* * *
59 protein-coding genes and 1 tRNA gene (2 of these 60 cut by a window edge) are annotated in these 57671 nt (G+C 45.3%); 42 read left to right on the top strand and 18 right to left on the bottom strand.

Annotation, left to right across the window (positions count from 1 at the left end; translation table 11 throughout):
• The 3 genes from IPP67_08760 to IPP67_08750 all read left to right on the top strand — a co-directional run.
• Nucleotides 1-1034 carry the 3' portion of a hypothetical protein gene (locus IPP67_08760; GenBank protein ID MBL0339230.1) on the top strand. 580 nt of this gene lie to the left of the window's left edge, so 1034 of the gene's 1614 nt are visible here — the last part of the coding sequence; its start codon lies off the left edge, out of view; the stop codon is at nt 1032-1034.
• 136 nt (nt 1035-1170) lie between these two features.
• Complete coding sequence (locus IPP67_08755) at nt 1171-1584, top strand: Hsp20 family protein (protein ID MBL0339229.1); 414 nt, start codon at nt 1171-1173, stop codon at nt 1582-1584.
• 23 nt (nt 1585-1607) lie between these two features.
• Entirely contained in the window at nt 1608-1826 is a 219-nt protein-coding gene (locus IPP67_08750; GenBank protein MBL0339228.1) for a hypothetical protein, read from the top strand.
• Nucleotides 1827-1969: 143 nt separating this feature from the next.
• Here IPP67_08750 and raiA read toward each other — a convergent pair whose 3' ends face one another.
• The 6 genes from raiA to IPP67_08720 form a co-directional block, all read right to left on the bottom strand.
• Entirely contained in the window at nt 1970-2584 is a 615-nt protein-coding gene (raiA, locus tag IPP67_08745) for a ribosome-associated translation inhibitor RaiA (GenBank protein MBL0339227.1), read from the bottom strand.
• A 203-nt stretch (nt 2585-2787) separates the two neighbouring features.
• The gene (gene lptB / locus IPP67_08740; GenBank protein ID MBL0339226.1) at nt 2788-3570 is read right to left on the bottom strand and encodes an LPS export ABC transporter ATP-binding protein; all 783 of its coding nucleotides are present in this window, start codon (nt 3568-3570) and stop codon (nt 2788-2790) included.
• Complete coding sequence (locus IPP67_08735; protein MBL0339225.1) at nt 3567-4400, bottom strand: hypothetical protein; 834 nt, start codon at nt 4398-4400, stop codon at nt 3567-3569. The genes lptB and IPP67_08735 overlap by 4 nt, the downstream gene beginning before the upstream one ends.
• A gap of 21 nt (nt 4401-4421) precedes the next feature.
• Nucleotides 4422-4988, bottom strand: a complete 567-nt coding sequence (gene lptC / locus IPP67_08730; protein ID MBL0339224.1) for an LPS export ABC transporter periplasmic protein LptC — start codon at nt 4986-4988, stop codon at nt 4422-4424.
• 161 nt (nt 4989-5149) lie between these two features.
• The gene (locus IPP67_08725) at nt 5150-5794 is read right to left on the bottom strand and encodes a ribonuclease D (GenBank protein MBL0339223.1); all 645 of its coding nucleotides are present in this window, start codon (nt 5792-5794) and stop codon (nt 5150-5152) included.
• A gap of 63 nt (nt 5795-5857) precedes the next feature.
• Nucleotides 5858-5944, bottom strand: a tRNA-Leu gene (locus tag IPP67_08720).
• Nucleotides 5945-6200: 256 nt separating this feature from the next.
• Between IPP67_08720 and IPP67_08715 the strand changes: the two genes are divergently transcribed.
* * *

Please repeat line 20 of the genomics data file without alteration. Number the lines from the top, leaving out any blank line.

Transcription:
• A gap of 63 nt (nt 5795-5857) precedes the next feature.